Re: [tied] the tongue

From: João Simões Lopes Filho
Message: 17261
Date: 2002-12-22

The L in lingua < dingua came from influence of lingere "to lick" and
lambere "to lick".

----- Original Message -----
From: <alexmoeller@...>
To: <>
Sent: Sunday, December 22, 2002 9:14 AM
Subject: [tied] the tongue

> The tongue :
> tongue - O.E. tunge "organ of speech, speech, language," from P.Gmc.
> *tungon, from PIE *dnghwa-. Meaning "foreign language" is from 1535.
> Tongue-tied is first recorded 1529; tongue-in-cheek is modern, but the
> notion behind it is obscure.
> German cognates: "zunge", Swedish. "tunga", Gothic: "tuggo" ( with long
> "o".
> Latin cognates: lingua, lingere
> old Latin : dingua.
> Romanian = limba.
> One will say, the Romanian word is a loan from Latin , cf. rules, Latin
> "ng" > "mb" in Romanian.
> I will agree here but, for "to lick" in Romanian, tehre is " a linge"
> and "spoon"= "lingura"
> The derivatives in Rom. lang. are all on the basis of these two words:
> to lick and tongue.
> Rom. spoon "lingura" is supposed to come from Latin "lingula" where the
> semantism as usual, doesn't matches.
> The question is now, there is clear we have two words , two different
> words: limba and linge.
> If the PIE root is indeed *dnghwa I have a problem with "b" in romanian.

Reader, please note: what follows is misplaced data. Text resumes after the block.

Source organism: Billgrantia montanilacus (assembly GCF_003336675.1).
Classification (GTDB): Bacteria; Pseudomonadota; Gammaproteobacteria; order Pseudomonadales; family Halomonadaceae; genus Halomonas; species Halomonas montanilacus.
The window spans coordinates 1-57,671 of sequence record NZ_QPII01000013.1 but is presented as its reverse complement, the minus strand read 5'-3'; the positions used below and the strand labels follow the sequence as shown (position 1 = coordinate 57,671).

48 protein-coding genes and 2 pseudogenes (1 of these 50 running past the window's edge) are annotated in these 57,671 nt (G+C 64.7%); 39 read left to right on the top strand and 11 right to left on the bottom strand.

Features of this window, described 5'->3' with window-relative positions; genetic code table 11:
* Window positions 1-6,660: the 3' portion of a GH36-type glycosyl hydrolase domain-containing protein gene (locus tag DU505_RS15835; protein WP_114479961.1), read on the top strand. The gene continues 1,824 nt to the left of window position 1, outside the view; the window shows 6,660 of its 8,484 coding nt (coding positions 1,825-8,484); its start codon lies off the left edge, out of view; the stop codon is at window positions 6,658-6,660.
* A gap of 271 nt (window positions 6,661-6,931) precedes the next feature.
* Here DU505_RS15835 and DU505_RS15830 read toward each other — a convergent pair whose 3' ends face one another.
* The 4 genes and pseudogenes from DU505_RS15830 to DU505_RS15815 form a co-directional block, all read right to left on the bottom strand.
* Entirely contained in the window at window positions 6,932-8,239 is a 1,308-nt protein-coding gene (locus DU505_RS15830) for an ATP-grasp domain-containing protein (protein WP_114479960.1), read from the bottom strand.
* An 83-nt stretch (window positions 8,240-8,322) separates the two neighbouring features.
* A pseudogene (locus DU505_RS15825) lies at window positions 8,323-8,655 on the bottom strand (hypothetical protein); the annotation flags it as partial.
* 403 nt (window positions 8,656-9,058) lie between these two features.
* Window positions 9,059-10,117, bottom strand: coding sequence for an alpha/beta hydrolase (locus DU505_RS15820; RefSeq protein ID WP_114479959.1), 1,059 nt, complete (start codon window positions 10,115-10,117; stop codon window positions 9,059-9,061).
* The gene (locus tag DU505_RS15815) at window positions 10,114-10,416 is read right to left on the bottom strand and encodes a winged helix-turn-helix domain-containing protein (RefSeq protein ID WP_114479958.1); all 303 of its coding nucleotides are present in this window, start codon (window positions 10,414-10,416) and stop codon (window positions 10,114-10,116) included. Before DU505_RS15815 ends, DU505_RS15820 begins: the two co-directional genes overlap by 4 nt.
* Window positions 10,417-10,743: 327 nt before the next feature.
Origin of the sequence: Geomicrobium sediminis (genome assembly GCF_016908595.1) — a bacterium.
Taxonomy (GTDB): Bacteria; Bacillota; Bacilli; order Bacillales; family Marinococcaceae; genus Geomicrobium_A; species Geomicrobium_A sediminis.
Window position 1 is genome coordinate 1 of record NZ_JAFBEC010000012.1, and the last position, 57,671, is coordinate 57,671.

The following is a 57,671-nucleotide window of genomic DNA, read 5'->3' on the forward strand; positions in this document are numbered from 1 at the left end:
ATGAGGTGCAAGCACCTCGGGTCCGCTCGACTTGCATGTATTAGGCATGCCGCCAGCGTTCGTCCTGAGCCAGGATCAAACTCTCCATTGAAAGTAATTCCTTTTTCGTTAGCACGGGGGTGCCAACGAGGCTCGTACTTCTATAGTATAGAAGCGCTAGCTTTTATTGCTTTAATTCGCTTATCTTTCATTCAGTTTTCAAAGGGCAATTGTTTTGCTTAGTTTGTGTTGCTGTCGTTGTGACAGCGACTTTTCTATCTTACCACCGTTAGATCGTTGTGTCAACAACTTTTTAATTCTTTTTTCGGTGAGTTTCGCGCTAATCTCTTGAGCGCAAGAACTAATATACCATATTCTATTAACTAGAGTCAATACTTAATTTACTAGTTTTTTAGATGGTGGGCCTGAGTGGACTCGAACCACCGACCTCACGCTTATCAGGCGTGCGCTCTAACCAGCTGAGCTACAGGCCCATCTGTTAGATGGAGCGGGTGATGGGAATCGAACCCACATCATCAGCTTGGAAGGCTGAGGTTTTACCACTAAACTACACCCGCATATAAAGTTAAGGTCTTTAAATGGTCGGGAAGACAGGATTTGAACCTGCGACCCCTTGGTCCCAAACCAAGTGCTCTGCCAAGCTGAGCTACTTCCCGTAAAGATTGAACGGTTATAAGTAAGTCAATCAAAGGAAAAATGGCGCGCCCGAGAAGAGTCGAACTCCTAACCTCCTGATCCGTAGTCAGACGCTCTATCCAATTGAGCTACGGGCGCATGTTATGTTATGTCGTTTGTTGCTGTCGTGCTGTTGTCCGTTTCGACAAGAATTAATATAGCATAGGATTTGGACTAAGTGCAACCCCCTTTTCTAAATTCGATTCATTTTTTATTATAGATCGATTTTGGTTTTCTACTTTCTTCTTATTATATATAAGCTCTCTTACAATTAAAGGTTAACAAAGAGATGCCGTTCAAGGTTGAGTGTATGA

> The root *dngwa will explain the "b" in romanian but it wont explain the
> "l" .
> The Latin word "lingula"= a tongue of land has from the semantic point
> of view in Romanian a cognate can be the word called "dunga"
> "dunga de pamant". Of course it is used too the expression "limba de
> pamant". Dunga= cf DEX from Slavic "dongo" whereby I have no idea what
> lavic "dongo" means.
> It remains again the "l" in romanian and latin word which I have no
> explanation for "d" > "l" or "du" > "li".
> As the children do, they get the tongue out and make fun " I made a joke
> with you"; there is the rom. verb " a scalâmba", which has an another
> meaning as " to difform, to malformate". DEX gives it with unkown
> etymology, but I guess there is the prefix "sca" ( am not sure if this
> is really a preffix) + root "limba" > scalâmba.
> It is prety hard to say now, which one is the latin word in romanian and
> which one from another language?
> regards, Alex
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